Last time we met, I found out that she was with some dental student; I'll call him Floss. Of course, I hadn't see Floss here, yet. Not that I was eager to talk to him; and it didn't have have anything to do with jealousy. Well, I did feel a small sense of dismay when I found out that Belladonna was dating Floss. Bastard. But really, I didn't want to talk to Floss because he was so dull! The first time we talked, I was trying to be polite when I asked him what he did. First he said he was a dental student. Then he launched into a lecture about waxed floss vs unwaxed floss and the pros and cons of mouthwashes! I tried to change the subject, but every time there was pause in the conversation, Floss would inevitably bring the conversation back to bleaching and brushing. I thought, Good gawd! When this man gets his first patient, he's not going to need to use anesthesia. He just needs to start talking and the patient will pass out from boredom!
Trying to make conversation, I asked Belladonna, "So, is Floss around?"
She stopped twirling her shoe with her toes, looked at me with a stoic expression and said, "He's not here."
All right! I thought, Excellent!, "Oh, okay."
But she continued, "We're kind of taking a break from each other."
"Ah," I said, but thinking, Yeeehaaa!, "I see. Are you okay?"
"Yeah, I'm fine," she answered.
But she didn't look fine; for a brief second, I could see anger flash in her eyes. I thought about pressing her for a real answer, but decided to change the subject instead. "So, seen any interesting diseases lately?"
She laughed, "Just the usual." She was a microbiologist at one of the biggest hospitals around.
"No newly discovered germs that would wipe out mankind?," I jested.
"No. Not this week at least," she replied.
"Are you sure?," I asked, "Maybe you haven't been looking in the right places."
"Oh, really?," she asked, "Like where?"
"Like the front door, for instance. Have you seen that abomination trying to pass itself off as a holiday wreath hanging on the door!?!", I asked.
That got her laughing again. It was a sweet, melodious sound. The moment only made more surreal by the hair toss at the end of her laughing. "You know, Shopgirl worked really hard to put that thing together."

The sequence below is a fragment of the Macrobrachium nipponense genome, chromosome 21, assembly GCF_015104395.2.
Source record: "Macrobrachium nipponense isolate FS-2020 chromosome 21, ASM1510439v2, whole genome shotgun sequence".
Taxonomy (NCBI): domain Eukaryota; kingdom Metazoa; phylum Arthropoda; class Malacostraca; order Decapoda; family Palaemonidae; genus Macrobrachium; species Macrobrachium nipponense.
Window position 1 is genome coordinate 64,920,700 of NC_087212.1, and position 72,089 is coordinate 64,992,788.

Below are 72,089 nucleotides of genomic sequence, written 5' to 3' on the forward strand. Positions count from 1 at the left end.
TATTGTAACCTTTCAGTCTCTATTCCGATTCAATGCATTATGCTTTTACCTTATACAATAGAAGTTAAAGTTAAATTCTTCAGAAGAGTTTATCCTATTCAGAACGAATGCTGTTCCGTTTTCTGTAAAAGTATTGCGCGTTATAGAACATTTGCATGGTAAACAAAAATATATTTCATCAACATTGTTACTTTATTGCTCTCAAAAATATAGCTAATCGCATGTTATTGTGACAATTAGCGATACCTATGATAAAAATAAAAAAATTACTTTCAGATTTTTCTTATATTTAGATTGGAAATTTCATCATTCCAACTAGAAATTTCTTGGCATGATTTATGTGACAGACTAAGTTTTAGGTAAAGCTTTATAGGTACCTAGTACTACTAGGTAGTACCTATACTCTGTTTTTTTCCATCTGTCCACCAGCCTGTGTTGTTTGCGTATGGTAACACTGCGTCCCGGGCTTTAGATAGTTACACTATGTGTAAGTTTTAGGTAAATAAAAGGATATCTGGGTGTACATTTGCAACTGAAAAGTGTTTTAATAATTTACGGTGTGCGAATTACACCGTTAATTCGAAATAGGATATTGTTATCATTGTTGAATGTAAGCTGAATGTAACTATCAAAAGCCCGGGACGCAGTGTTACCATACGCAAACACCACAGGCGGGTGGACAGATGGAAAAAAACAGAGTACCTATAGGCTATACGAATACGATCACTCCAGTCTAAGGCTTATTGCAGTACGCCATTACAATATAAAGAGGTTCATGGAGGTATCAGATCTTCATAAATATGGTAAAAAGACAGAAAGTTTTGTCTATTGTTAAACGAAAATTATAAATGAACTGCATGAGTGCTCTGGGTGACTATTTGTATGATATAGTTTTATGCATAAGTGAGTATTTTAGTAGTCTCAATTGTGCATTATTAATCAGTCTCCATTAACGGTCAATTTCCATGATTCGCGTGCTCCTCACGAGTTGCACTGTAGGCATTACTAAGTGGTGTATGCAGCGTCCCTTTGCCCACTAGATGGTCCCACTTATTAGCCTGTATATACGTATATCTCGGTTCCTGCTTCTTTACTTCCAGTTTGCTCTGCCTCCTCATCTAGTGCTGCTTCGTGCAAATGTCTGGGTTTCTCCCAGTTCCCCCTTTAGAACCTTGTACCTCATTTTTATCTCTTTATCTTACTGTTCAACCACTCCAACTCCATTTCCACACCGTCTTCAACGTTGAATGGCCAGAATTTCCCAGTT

"So? It's still a fugly piece of crap! Was she on drugs when she made it? Friends don't let friends hang up crap!," I said, "All you've got to do is declare that thing unsanitary and a public health hazard and we'll get Prodigy to burn it! Hell, we'll turn it into yule kindling! It'll be a holiday celebration and recycling at the same time."
That got her laughing out loud again and when she stopped she said, "Oh, I needed to laugh."
"Well," I said, "You should laugh more; you've got such a great laugh."
Soon as I said that, her smile changed, becoming somewhat more mischievous; she looked me in the eyes and tilted her head slightly to the side as asked, "You think I've a great laugh?"
Electric. I said, "It's one of the many great things about you that I find so fascinating."
"Really?", she asked, "Tell me, what else about me fascinates you."
I smiled, "Well, how much time do we have? Because this could take a while."
And she let out another laugh followed by her hand tossing her hair back. And then that hand came to rest on top of sofa, just inches away from my own hand. Heart beating fast, temperature rising, time slowing. Now or never. I slowly slid my hand towards her til our fingers touched. Electric. Passion pulses through my body, sending shivers of joy from the top of my head to the tips of my toes. I felt the hairs on my arms stand up. Time stops, eyes locked. Smiles uncertain, a strong sense that something big was about to happen. Magic moment. And I was ready to seize that moment.
"There y'all are! Come to the table and get something to eat. Everyone else has." It was Shopgirl. Damn you, woman!
Belladonna stood up, and looked at me and said, "Perfect; I'm feeling a little hungry for something." Then she looked at Shopgirl, smiled and walked out. No, she moved like a cat, slow, graceful, a hint of tightly wound energy just underneath the smooth, swaying curves.
I got up and Shopgirl gave me this puzzled look, as if she were calculating something in her mind. Then she said, "Come on; I've saved you a seat at the table."
I was hungry, too. But my appetite was craving something other than food. I felt like I was full of tension and tingling with anticipation. My senses seemed sharper, I felt restless, like I needed to release a lot of energy. I wondered if this is what predators felt like before they hunted down prey. And I couldn't help but wonder, just for tonight, which one was I, the hunter or the hunted?